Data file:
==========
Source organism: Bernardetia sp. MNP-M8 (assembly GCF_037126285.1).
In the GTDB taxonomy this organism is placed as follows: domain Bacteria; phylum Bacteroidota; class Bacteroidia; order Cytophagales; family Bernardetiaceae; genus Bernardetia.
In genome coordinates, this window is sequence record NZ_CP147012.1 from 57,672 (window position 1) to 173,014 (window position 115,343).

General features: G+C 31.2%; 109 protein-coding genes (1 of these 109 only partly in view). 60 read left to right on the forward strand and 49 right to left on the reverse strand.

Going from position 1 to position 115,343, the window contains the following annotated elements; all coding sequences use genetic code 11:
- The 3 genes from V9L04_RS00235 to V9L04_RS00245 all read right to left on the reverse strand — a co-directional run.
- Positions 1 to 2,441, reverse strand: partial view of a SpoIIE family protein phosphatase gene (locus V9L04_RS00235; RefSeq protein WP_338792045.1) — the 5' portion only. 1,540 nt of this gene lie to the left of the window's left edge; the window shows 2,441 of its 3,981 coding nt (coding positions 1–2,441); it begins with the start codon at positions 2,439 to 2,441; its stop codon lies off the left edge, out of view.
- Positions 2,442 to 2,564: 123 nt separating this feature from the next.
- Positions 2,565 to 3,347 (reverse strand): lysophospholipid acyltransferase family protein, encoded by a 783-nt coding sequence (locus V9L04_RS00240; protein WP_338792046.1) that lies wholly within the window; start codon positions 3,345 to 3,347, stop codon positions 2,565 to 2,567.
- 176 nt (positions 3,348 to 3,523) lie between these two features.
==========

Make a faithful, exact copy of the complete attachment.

Source organism: Bernardetia sp. MNP-M8 (assembly GCF_037126285.1).
In the GTDB taxonomy this organism is placed as follows: domain Bacteria; phylum Bacteroidota; class Bacteroidia; order Cytophagales; family Bernardetiaceae; genus Bernardetia.
In genome coordinates, this window is sequence record NZ_CP147012.1 from 57,672 (window position 1) to 173,014 (window position 115,343).

General features: G+C 31.2%; 109 protein-coding genes (1 of these 109 only partly in view). 60 read left to right on the forward strand and 49 right to left on the reverse strand.

Going from position 1 to position 115,343, the window contains the following annotated elements; all coding sequences use genetic code 11:
- The 3 genes from V9L04_RS00235 to V9L04_RS00245 all read right to left on the reverse strand — a co-directional run.
- Positions 1 to 2,441, reverse strand: partial view of a SpoIIE family protein phosphatase gene (locus V9L04_RS00235; RefSeq protein WP_338792045.1) — the 5' portion only. 1,540 nt of this gene lie to the left of the window's left edge; the window shows 2,441 of its 3,981 coding nt (coding positions 1–2,441); it begins with the start codon at positions 2,439 to 2,441; its stop codon lies off the left edge, out of view.
- Positions 2,442 to 2,564: 123 nt separating this feature from the next.
- Positions 2,565 to 3,347 (reverse strand): lysophospholipid acyltransferase family protein, encoded by a 783-nt coding sequence (locus V9L04_RS00240; protein WP_338792046.1) that lies wholly within the window; start codon positions 3,345 to 3,347, stop codon positions 2,565 to 2,567.
- 176 nt (positions 3,348 to 3,523) lie between these two features.